Lynx have prominent ear tufts because they help to communicate. That is my assessment. There is no official assessment. You can’t look up the answer in a book or on the internet; until this page was created.
What is the basis for my theory? Using Darwin’s theories about evolution it is normal for the anatomy of any creature to exist for a specific reason which aids survival. So the existence of large ear tufts on lynx wild cats should be to aid survival. That said evolution is not a strictly logical science.
Perhaps the ear tufts serve no purpose. That is one possibility but I reject it.
Another reason why I have said that the ear tufts help in communication is the input of a American lady, Deborah-Ann Milette, who used to own tame caracals. The caracal is a medium-sized wild cat with the most prominent ear tufts of all the cats. She says that they are for communication. You can read story by clicking on this link.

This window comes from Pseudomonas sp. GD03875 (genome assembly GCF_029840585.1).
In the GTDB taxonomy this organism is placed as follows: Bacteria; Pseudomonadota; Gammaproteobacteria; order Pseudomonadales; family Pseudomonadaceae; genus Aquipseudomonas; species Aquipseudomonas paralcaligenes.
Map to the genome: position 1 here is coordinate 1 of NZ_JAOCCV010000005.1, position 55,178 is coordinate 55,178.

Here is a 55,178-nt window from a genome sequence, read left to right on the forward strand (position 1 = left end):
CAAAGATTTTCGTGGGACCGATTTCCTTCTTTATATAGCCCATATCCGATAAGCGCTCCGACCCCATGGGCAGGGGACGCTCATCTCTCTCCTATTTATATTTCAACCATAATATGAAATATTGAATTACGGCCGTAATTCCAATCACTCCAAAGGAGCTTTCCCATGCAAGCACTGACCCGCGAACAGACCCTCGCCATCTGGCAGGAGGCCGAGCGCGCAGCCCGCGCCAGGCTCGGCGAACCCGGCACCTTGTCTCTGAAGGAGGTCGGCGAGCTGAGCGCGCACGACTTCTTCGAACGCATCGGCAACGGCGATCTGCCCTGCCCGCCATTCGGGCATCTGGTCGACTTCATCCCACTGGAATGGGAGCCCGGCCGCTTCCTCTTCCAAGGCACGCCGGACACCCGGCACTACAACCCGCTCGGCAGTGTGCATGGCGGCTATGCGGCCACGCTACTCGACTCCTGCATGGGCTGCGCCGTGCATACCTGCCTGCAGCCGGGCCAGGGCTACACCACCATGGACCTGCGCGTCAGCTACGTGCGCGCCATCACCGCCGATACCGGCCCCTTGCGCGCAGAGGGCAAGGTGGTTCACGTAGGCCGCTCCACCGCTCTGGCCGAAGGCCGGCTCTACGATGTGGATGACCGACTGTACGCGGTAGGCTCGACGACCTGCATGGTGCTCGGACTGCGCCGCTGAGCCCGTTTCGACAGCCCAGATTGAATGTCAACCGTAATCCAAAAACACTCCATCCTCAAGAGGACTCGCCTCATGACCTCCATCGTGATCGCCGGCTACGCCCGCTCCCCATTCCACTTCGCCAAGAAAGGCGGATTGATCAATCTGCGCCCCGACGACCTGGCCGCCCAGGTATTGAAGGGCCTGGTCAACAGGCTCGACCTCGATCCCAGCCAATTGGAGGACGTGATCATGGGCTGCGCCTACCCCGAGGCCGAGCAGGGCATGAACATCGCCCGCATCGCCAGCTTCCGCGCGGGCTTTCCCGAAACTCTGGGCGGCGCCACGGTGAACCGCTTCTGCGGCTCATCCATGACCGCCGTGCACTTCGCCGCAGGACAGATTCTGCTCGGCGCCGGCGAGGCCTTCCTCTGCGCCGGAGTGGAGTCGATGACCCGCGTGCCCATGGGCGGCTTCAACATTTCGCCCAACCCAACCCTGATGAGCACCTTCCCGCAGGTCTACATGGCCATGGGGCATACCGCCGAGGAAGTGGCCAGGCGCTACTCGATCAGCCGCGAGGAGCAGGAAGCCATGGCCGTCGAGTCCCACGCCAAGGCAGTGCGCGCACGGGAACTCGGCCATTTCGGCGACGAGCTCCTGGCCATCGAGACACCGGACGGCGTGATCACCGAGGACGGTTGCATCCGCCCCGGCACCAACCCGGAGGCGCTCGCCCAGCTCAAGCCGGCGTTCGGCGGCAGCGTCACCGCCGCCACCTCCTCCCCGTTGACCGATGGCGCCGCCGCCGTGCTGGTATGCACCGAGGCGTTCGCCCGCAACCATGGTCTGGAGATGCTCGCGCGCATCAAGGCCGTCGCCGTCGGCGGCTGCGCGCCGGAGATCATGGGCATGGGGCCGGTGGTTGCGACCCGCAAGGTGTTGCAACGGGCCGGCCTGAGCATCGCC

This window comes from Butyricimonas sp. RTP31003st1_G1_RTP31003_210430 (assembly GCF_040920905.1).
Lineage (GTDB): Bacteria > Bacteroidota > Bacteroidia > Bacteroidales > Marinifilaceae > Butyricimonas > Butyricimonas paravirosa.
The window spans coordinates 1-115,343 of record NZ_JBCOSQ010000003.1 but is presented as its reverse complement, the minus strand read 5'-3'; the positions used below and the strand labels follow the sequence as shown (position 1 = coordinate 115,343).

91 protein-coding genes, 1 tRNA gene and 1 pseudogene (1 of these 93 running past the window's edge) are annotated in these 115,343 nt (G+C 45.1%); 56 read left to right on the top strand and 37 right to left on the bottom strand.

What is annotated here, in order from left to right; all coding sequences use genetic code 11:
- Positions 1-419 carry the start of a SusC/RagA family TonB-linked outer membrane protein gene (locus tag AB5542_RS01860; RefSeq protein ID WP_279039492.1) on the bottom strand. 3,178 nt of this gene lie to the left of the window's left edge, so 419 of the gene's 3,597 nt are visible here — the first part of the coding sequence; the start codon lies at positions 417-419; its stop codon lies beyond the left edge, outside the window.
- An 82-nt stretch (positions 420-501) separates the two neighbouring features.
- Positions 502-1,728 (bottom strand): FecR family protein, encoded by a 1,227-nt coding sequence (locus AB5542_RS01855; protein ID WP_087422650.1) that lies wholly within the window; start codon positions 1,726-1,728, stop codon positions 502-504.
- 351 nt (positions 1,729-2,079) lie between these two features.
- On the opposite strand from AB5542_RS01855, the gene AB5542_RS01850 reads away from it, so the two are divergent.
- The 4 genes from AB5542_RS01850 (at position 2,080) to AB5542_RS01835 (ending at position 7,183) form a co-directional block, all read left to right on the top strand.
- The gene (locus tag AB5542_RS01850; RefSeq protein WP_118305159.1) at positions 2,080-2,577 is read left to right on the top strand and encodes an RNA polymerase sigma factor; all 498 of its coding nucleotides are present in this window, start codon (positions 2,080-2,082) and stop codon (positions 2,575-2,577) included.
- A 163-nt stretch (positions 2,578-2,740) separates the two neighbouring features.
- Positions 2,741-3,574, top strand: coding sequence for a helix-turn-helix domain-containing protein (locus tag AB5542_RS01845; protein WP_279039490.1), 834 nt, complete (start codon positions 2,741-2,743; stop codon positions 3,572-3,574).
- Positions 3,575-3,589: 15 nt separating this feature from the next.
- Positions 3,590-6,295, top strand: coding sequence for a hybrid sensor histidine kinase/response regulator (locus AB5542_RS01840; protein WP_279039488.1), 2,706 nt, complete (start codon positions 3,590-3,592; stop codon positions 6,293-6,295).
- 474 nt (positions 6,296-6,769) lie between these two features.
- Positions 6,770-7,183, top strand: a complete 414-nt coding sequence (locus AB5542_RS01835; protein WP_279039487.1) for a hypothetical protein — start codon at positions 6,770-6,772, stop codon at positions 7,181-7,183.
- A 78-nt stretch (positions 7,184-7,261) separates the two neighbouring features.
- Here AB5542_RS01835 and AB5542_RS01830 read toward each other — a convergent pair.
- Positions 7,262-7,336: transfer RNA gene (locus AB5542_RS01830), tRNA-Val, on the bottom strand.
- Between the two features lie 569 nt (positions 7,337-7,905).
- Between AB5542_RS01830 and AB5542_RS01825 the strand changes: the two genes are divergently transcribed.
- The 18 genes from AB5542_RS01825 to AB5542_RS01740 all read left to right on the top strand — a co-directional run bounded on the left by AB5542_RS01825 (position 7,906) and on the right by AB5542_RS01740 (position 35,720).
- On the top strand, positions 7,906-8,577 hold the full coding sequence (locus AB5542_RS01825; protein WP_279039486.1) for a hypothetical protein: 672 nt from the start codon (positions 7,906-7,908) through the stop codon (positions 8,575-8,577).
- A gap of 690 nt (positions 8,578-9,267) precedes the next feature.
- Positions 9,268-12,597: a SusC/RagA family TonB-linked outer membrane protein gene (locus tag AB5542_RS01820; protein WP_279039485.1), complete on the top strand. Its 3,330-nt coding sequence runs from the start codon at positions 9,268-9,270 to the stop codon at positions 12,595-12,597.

A further reason is that many wild cats and some domestic cats have an eye spot on the back of the ear flap. This exists to signal aggression when the ears are turned away from the aggressor showing the spots. The ears are partly flattened to protect them during the ensuing fight. This supports the view that a cat’s ears can be used to communicate.
As for the lynx, the ear tufts might be employed in close communication with other lynx cats. They may be reinforcing signals in conjunction with certain sounds and postures (body language). Good communication aids survival.
It would be nice to see a study on this. Do you have your own theory?